Sheldrick Wildlife Trust staff with saplings grown from seed. All photos courtesy of Sheldrick Wildlife Trust.
Take a Look at Your Trees!
If you bought a Lip Cristal last spring, you might be wondering about our One Lipstick, One Tree campaign. Well, your support is resulting in 60,000 trees planted over the year in Kenya. Here’s how these saplings are making it into the ground and how they'll soon be doing their part to combat climate change.
Last January, we partnered with The Perfect World Foundation to use proceeds from our Lip Cristal to plant trees in the “Attenborough Canopy,” a virtual global network of forests honoring legendary BBC narrator and conservationist, David Attenborough. Choosing a location proved easy: Our friends and longtime partners at Sheldrick Wildlife Trust were looking to plant trees on a large scale around the boundaries of two nearby National Parks as well as forests that SWT protects and manages.
Planting starts outside of Tsavo National Park.
More difficult, however, was getting the trees into the ground, as climate change-related weather patterns made for a short and relatively dry “wet season” in Kenya during April and May. Still, thousands of trees were planted with the help of SWT’s staff and local communities abutting both Tsavo and Chyulu Hills National Parks, with more to go when the rains return this fall.
Why is the Trust, known for its pioneering work rehabilitating elephant, rhino and other wild animal orphans, planting trees? “We must take care of the big picture, the picture that will affect their futures and all of ours,” CEO Angela Sheldrick says. Degradation is occurring rapidly. “In Kenya, the greatest challenge in the future will be lack of water. The forests so crucial to its recharging have shrunk enormously—the charcoal industry has laid bare huge swaths of land throughout the country—and the overgrazing of livestock is causing desertification to creep in.” All of it, of course, is compounded by population growth. Because SWT manages protected areas with prolific water sources, “We have the infrastructure to achieve this sort of project successfully,” Angela says.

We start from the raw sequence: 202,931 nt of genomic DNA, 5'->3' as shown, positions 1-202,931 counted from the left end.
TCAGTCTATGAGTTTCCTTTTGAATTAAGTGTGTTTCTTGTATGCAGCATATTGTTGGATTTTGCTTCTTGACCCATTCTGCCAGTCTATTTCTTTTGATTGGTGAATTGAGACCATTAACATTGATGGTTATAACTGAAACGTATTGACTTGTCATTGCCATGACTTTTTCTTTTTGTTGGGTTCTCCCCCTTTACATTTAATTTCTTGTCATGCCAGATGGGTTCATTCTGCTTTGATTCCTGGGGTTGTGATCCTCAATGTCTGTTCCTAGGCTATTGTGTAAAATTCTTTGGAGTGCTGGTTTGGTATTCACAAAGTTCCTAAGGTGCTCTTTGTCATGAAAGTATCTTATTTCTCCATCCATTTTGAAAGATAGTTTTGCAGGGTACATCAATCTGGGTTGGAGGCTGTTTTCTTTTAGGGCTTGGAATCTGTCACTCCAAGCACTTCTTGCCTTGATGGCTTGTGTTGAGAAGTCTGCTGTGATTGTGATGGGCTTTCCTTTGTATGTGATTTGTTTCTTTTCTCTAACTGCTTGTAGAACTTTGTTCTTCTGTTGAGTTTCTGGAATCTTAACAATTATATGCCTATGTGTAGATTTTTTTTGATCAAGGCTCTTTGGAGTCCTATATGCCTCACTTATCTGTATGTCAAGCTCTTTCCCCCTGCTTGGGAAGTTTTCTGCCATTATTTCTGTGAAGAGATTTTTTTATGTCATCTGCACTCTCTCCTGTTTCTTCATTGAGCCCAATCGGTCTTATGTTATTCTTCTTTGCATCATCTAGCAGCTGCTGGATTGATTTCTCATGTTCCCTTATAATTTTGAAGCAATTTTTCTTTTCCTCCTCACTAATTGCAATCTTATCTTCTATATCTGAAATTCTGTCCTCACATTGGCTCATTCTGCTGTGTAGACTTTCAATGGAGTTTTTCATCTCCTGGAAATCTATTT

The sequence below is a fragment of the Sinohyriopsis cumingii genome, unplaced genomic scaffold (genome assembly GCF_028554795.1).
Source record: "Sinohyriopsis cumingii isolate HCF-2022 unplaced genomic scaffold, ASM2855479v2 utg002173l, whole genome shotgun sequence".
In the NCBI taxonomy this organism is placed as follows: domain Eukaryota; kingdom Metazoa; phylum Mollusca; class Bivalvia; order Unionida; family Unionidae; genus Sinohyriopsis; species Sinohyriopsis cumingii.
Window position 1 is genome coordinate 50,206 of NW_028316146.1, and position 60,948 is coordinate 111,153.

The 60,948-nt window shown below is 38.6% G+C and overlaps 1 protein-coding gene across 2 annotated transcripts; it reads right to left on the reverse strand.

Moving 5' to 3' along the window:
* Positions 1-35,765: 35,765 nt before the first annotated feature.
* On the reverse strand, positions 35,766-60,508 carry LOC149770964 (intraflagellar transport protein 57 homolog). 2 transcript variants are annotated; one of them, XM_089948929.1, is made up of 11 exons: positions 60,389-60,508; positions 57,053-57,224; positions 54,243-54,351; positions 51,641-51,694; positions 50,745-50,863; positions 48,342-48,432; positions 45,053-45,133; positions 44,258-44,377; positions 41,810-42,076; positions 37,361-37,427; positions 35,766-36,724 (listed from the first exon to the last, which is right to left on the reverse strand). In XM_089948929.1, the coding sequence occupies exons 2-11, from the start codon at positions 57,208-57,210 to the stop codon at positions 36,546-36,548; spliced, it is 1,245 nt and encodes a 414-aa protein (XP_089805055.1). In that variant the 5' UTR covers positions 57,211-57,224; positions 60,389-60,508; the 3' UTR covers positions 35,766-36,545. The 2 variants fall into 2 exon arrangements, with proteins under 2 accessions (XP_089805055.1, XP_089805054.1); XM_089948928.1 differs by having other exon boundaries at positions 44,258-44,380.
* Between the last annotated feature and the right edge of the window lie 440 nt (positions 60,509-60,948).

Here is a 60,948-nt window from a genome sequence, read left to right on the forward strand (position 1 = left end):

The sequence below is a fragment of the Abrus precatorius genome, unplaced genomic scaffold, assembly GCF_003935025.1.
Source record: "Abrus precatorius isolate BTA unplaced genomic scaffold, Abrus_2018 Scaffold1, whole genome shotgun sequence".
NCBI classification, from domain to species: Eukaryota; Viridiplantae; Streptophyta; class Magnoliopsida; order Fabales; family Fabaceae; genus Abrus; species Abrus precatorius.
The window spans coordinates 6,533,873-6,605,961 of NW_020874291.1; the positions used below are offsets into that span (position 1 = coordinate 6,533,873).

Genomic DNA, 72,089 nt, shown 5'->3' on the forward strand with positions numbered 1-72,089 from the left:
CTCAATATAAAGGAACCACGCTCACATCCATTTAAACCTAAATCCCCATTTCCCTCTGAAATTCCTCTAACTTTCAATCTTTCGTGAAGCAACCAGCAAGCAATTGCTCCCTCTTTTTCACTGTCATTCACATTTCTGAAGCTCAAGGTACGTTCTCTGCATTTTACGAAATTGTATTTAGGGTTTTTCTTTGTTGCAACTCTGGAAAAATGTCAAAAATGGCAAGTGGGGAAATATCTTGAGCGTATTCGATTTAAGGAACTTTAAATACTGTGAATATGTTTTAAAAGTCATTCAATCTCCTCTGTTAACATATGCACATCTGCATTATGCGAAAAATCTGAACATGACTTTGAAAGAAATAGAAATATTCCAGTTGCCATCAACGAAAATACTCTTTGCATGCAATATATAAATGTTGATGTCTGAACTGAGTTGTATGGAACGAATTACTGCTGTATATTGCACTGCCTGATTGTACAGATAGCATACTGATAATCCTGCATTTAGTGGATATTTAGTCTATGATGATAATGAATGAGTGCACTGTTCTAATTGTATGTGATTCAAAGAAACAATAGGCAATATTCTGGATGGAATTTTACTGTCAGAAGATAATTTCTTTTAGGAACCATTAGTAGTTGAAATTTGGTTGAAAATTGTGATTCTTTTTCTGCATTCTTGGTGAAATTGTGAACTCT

SWT grows all its trees from seed in three main nurseries: Kaluku, on the boundary of Tsavo East National Park by the Athi River; Kibwezi Forest, “a groundwater forest with percolating crystal-clear springs that rise to the surface,” according to Angela; and on Amu, a community group ranch that SWT manages with the Lamu Conservation Trust. Here they grow largely indigenous trees, including acacias, tamarinds, baobab, mahogany, fig, wild magnolia, and Kegalia (sausage) trees. These dense plantings benefit wildlife too, while the project “provides much-needed employment for impoverished communities, who learn that contributing in these positive ways can be more beneficial than living off the land, which is unsustainable in arid areas, and denuding it to the point of no return,” Angela says.
Women from a community near Chyulu Hills National Park are planting the tree species Melia Volkensaii.
Forests, of course, are essential to mitigating climate change, thanks to their ability to capture and store harmful greenhouse gases. “We breathe the same air across the planet, so CO2 is a global matter,” says Lars Jacobsson, chairman and co-founder of The Perfect World Foundation, based in Gothenburg, Sweden, who is spearheading the Attenborough Canopy. Trees planted anywhere in the world contribute to collective carbon reductions. “But if you’re planting a tree in Kenya, it grows faster than if you plant it in Sweden,” he adds. Which brings us back to the story behind Lip Cristal: Trees planted below the equator in Africa will actually help preserve the polar ice cap, which will remain key to our planet’s ecological balance—and our collective futures.